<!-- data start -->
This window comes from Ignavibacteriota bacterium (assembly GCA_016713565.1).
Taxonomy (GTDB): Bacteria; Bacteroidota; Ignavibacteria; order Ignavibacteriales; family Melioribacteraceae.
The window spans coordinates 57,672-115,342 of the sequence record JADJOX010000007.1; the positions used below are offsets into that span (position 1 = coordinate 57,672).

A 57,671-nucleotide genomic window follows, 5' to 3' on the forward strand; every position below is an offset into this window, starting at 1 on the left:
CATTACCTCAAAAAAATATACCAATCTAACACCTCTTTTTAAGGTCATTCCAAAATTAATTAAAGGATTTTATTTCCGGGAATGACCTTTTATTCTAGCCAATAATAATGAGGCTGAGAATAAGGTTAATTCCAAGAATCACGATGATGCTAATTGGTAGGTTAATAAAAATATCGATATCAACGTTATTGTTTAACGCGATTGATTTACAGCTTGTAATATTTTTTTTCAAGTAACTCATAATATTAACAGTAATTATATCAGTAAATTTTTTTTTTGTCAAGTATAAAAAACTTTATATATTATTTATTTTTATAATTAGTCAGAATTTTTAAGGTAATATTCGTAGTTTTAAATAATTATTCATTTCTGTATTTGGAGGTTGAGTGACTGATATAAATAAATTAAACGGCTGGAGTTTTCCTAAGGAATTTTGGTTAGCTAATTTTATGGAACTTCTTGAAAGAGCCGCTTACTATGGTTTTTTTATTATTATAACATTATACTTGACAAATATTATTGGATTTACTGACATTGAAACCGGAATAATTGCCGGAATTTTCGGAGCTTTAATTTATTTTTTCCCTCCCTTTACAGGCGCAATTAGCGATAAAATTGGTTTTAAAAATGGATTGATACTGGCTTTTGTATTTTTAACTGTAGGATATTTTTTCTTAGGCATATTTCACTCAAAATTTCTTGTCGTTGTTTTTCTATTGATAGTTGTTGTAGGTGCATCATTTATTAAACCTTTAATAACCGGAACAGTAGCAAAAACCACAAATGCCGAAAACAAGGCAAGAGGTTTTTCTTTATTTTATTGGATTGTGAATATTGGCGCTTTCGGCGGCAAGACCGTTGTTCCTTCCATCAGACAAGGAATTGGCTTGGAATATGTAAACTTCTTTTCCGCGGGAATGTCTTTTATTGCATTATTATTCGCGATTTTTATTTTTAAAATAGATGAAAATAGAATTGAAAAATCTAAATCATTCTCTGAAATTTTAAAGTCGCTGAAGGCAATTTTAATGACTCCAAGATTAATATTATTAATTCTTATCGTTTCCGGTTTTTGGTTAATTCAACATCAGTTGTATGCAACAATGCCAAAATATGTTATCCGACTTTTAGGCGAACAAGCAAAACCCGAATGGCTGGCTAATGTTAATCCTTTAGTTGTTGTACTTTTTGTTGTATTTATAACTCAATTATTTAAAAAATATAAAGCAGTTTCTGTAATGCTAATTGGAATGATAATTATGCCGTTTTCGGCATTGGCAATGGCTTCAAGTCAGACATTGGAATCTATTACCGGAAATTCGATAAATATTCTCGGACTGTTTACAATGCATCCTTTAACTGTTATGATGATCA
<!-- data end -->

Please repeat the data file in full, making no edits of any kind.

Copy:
This window comes from Ignavibacteriota bacterium (assembly GCA_016713565.1).
Taxonomy (GTDB): Bacteria; Bacteroidota; Ignavibacteria; order Ignavibacteriales; family Melioribacteraceae.
The window spans coordinates 57,672-115,342 of the sequence record JADJOX010000007.1; the positions used below are offsets into that span (position 1 = coordinate 57,672).

A 57,671-nucleotide genomic window follows, 5' to 3' on the forward strand; every position below is an offset into this window, starting at 1 on the left:
CATTACCTCAAAAAAATATACCAATCTAACACCTCTTTTTAAGGTCATTCCAAAATTAATTAAAGGATTTTATTTCCGGGAATGACCTTTTATTCTAGCCAATAATAATGAGGCTGAGAATAAGGTTAATTCCAAGAATCACGATGATGCTAATTGGTAGGTTAATAAAAATATCGATATCAACGTTATTGTTTAACGCGATTGATTTACAGCTTGTAATATTTTTTTTCAAGTAACTCATAATATTAACAGTAATTATATCAGTAAATTTTTTTTTTGTCAAGTATAAAAAACTTTATATATTATTTATTTTTATAATTAGTCAGAATTTTTAAGGTAATATTCGTAGTTTTAAATAATTATTCATTTCTGTATTTGGAGGTTGAGTGACTGATATAAATAAATTAAACGGCTGGAGTTTTCCTAAGGAATTTTGGTTAGCTAATTTTATGGAACTTCTTGAAAGAGCCGCTTACTATGGTTTTTTTATTATTATAACATTATACTTGACAAATATTATTGGATTTACTGACATTGAAACCGGAATAATTGCCGGAATTTTCGGAGCTTTAATTTATTTTTTCCCTCCCTTTACAGGCGCAATTAGCGATAAAATTGGTTTTAAAAATGGATTGATACTGGCTTTTGTATTTTTAACTGTAGGATATTTTTTCTTAGGCATATTTCACTCAAAATTTCTTGTCGTTGTTTTTCTATTGATAGTTGTTGTAGGTGCATCATTTATTAAACCTTTAATAACCGGAACAGTAGCAAAAACCACAAATGCCGAAAACAAGGCAAGAGGTTTTTCTTTATTTTATTGGATTGTGAATATTGGCGCTTTCGGCGGCAAGACCGTTGTTCCTTCCATCAGACAAGGAATTGGCTTGGAATATGTAAACTTCTTTTCCGCGGGAATGTCTTTTATTGCATTATTATTCGCGATTTTTATTTTTAAAATAGATGAAAATAGAATTGAAAAATCTAAATCATTCTCTGAAATTTTAAAGTCGCTGAAGGCAATTTTAATGACTCCAAGATTAATATTATTAATTCTTATCGTTTCCGGTTTTTGGTTAATTCAACATCAGTTGTATGCAACAATGCCAAAATATGTTATCCGACTTTTAGGCGAACAAGCAAAACCCGAATGGCTGGCTAATGTTAATCCTTTAGTTGTTGTACTTTTTGTTGTATTTATAACTCAATTATTTAAAAAATATAAAGCAGTTTCTGTAATGCTAATTGGAATGATAATTATGCCGTTTTCGGCATTGGCAATGGCTTCAAGTCAGACATTGGAATCTATTACCGGAAATTCGATAAATATTCTCGGACTGTTTACAATGCATCCTTTAACTGTTATGATGATCA